The common moonwort (Botrychium lunaria).
The mountain houseleek (Sempervivum montanum). This succulent plant is found in siliceous mountains of southern Europe. It it identified by its large rosettes looking like an artichoke and its large pink flowers.
The ancient king (Saxifraga florulenta). This plant, emblematic of the Mercantour mountain range, only grows on vertical granitic rocks, usually exposed to the north. The tightly packed basal rosette of leaves is distinctive. This saxifrage flowers only once during its lifetime, which can last up to 70 years ! The plant then produces a flowering stem covered with pink flowers. This rare species, restricted to the French and Italian Maritime Alps, is fully protected in France.
Boutigny's sainfoin (Hedysarum boutignyanum). This sainfoin forms large clumps in boulders between 5000 and 9000 ft approximately. This French endemic is present from Isère to the Alpes-Maritimes. This rare plant is protected in France.
Villars's gentian (Gentiana burseri subsp. villarsii). One of the few yellow-flowered gentian species, this tall plant grows up to 1 m and higher. Its is recognized to its pale yellow flowers, finely dotted with purple. It should not be confused with Gentiana punctata, whose flowers are also yellow and dotted, but orange-tinted on the outside. Villars's gentian is endemic to the southern Alps.
Gentiana ligustica. This gentian displays large bright blue flowers, with a rosette of relatively short oval leaves bordered by a rough transluscent edge. It should not be mistaken with the stemless gentian (Gentiana acaulis, see below), which has longer leaves without transluscent edge. This species often grows in clearings of Scots pines woods. This is a rare plant, found only in the eastern part of the French Alpes-Maritimes and in Liguria and Piemonte (Italy). It is protected in France.
The stemless gentian (Gentiana acaulis). This species is much more widespread and common than the previous one, and typically grows in alpine grasslands.
The black genepi (Artemisia genipi). This small plant belongs to the same genus as the absinth wormwood. It is a high mountain plant, growing in cracks of rocks and cliffs above 2000 m of elevation. Rather scarce, this plant is collected in the wild for the fabrication of the liquor "génépi" (harvesting is regulated). Three other species of genepi occur in the Southern Alps, including the glacier wormwood (Artemisia glacialis) and Artemisia eriantha illustrated below.
The glacier wormwood (Artemisia glacialis). Contrary to the previous species, with which it sometimes grows, this genepi has relatively large yellow flowerheads clustered at the top of the stem.
The black genepi (Artemisia genipi). This genepi is densely covered with wooly hairs.
Argentera's violet (Viola argenteria = Viola nummularifolia). This violet is readily identified by its small round and shiny leaves, and its pale blue flowers. It is found in high alpine rocky grounds (flowering August-September). This species with a restricted range occurs only in the French and Italian Maritime Alps, and in Corsica.
The shrubby cinquefoil (Dasiphora fruticosa). This plant is native to subartic regions of the Northern hemisphere, and a relict species in the high moutain in Southern Europe. It occurs in a single location in the Alpes-Maritimes, in the Mercantour range, where it grows along small streams in steep rocky slopes. The shrubby cinquefoil is also a popular ornemental plant.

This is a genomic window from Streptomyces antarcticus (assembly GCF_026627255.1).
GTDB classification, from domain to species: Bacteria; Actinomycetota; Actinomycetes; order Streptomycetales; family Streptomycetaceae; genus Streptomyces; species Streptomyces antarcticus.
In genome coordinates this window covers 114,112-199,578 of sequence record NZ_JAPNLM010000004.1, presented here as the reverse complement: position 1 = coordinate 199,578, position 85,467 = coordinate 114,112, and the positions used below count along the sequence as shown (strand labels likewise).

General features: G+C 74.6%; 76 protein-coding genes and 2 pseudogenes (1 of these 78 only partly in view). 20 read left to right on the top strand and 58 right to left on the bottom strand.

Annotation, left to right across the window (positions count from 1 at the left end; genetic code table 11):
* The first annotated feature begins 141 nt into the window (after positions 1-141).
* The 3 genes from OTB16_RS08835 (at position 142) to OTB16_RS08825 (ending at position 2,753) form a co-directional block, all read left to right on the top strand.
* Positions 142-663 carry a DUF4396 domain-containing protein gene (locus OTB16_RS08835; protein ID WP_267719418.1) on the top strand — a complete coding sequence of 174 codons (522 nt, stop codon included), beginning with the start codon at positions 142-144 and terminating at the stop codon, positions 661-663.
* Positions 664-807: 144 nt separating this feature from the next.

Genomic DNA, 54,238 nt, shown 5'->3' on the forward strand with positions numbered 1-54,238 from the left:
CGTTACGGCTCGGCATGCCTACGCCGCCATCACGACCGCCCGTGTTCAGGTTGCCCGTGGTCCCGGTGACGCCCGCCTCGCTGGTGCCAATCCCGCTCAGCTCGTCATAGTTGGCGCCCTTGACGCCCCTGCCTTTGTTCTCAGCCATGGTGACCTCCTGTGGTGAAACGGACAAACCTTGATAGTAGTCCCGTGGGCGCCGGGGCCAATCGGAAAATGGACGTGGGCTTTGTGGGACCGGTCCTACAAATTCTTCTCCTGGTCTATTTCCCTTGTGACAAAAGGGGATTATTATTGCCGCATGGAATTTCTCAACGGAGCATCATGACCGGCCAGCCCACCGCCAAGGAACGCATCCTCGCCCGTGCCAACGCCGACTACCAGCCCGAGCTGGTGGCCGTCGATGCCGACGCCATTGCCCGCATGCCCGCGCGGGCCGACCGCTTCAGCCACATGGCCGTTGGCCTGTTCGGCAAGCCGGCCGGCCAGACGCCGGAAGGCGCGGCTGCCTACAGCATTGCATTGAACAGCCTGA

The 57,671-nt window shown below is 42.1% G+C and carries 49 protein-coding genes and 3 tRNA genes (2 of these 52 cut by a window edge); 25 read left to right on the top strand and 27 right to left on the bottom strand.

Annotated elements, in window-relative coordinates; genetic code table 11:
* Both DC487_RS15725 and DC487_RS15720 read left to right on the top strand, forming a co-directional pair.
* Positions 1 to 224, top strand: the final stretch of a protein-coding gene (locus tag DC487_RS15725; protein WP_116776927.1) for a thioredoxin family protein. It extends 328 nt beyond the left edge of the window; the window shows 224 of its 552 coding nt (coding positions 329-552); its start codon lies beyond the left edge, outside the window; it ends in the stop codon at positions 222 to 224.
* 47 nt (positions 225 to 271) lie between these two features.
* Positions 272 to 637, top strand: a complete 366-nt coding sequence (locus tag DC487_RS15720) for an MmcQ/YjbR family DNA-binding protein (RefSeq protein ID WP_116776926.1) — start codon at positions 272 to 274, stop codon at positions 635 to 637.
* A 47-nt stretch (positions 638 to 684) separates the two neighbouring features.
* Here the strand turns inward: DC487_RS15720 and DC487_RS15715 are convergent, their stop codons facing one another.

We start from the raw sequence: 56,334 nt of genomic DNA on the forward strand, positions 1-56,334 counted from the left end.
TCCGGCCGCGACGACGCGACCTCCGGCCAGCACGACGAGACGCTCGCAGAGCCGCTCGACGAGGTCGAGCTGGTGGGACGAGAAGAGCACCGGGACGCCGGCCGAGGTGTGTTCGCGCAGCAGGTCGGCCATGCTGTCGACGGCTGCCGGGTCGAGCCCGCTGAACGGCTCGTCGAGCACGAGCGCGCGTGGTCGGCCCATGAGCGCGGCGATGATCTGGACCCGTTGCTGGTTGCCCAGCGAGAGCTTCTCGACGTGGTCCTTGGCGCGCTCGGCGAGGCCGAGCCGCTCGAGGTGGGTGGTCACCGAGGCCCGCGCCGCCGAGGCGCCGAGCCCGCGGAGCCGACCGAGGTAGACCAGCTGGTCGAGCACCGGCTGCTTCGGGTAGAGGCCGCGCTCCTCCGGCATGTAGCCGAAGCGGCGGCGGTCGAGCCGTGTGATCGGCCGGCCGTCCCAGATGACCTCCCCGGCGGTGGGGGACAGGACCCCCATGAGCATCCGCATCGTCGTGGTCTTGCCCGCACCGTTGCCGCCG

The Piedmont garlic (Allium narcissiflorum). This is our most beautiful garlic, with its umbrellas of large pink flowers. It is found in rocky calcareous slopes, above 1500m of elevation. This is a rather rare plant, endemic to the southern Alps.
Bertoloni's columbine (Aquilegia bertolonii). This beautiful plant is readily distinguished from other species of the same genus by the blue-purple color of the flowers, the stamen shorter than the corolla, and the strongly hooked spurs. It occurs in calcareous rocky slopes, typically between 1000 and 2000 m. This is a rare Ligurian-Provencal endemic, found in France from the Drôme to the Alpes-Maritimes. It is fully protected in France.
Delphinium dubium. This stunning larkspur with deep blue flowers grows in larch forests clearings and in screes. Its large leaves are divided in wide lobes (much wider that those of Delphinium fissum). This endemic species of the southern Alps occurs in southeastern France and northern Italy.
Berardia subacaulis. This strange plant is easily recognized to the basal rosette of thick leaves densely covered with white wooly hair. It is found almost exclusively in calcareous or schistose crests and slopes, at high elevations (from 2000 to more than 3000 m). Found only from Isère to the Alpes-Maritimes, this prestigious plant is fully protected in France.
The edelweiss (Leontopodium alpinum). The edelweiss is one of the most famous mountain plant, found in mountain ranges in Europe and Asia where it is often rare and protected. Often believed to occur only on the highest peaks, this species is in fact mostly found in dry meadows around 1600m, mostly on calcareous soil.
Adenostyles leucophylla. This plant grows in siliceous scree, usually at the alpine level. It is distinguished from other species of the same genus by its white, wooly leaves. This species is endemic of the western Alps.
The alpine aster (Aster alpinus). Looking like a purple daisy, this plant grows in dry and rocky grasslands at altitude. It occurs in mountains of Europe and Asia.
The alpine toadflax (Linaria alpina). This lovely plant, the most brightly colored of its genus, is usually found in glacial moraines. It occurs in high mountains of souther and central Europe.